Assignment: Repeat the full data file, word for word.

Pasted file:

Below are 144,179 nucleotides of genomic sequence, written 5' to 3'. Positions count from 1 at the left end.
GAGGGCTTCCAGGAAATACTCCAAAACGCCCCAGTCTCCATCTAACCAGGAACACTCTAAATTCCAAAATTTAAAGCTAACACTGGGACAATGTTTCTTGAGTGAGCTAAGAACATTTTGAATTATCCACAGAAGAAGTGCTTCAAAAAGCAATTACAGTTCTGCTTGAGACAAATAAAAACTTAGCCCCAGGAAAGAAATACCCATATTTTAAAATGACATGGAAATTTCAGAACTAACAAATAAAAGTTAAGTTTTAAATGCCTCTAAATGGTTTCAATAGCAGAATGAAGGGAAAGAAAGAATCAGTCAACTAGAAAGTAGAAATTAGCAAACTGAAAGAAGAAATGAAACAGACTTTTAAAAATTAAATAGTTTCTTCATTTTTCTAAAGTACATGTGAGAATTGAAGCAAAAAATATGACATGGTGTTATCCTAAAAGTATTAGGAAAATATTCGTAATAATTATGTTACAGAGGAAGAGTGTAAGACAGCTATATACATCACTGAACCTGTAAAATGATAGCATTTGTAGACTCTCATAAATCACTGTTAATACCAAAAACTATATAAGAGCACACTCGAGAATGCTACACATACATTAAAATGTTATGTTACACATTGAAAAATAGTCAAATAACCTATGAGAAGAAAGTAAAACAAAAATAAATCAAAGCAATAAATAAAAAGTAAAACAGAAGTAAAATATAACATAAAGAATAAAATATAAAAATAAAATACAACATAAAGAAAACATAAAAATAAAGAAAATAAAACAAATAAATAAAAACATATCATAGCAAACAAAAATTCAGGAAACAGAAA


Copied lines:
Below are 144,179 nucleotides of genomic sequence, written 5' to 3'. Positions count from 1 at the left end.
GAGGGCTTCCAGGAAATACTCCAAAACGCCCCAGTCTCCATCTAACCAGGAACACTCTAAATTCCAAAATTTAAAGCTAACACTGGGACAATGTTTCTTGAGTGAGCTAAGAACATTTTGAATTATCCACAGAAGAAGTGCTTCAAAAAGCAATTACAGTTCTGCTTGAGACAAATAAAAACTTAGCCCCAGGAAAGAAATACCCATATTTTAAAATGACATGGAAATTTCAGAACTAACAAATAAAAGTTAAGTTTTAAATGCCTCTAAATGGTTTCAATAGCAGAATGAAGGGAAAGAAAGAATCAGTCAACTAGAAAGTAGAAATTAGCAAACTGAAAGAAGAAATGAAACAGACTTTTAAAAATTAAATAGTTTCTTCATTTTTCTAAAGTACATGTGAGAATTGAAGCAAAAAATATGACATGGTGTTATCCTAAAAGTATTAGGAAAATATTCGTAATAATTATGTTACAGAGGAAGAGTGTAAGACAGCTATATACATCACTGAACCTGTAAAATGATAGCATTTGTAGACTCTCATAAATCACTGTTAATACCAAAAACTATATAAGAGCACACTCGAGAATGCTACACATACATTAAAATGTTATGTTACACATTGAAAAATAGTCAAATAACCTATGAGAAGAAAGTAAAACAAAAATAAATCAAAGCAATAAATAAAAAGTAAAACAGAAGTAAAATATAACATAAAGAATAAAATATAAAAATAAAATACAACATAAAGAAAACATAAAAATAAAGAAAATAAAACAAATAAATAAAAACATATCATAGCAAACAAAAATTCAGGAAACAGAAA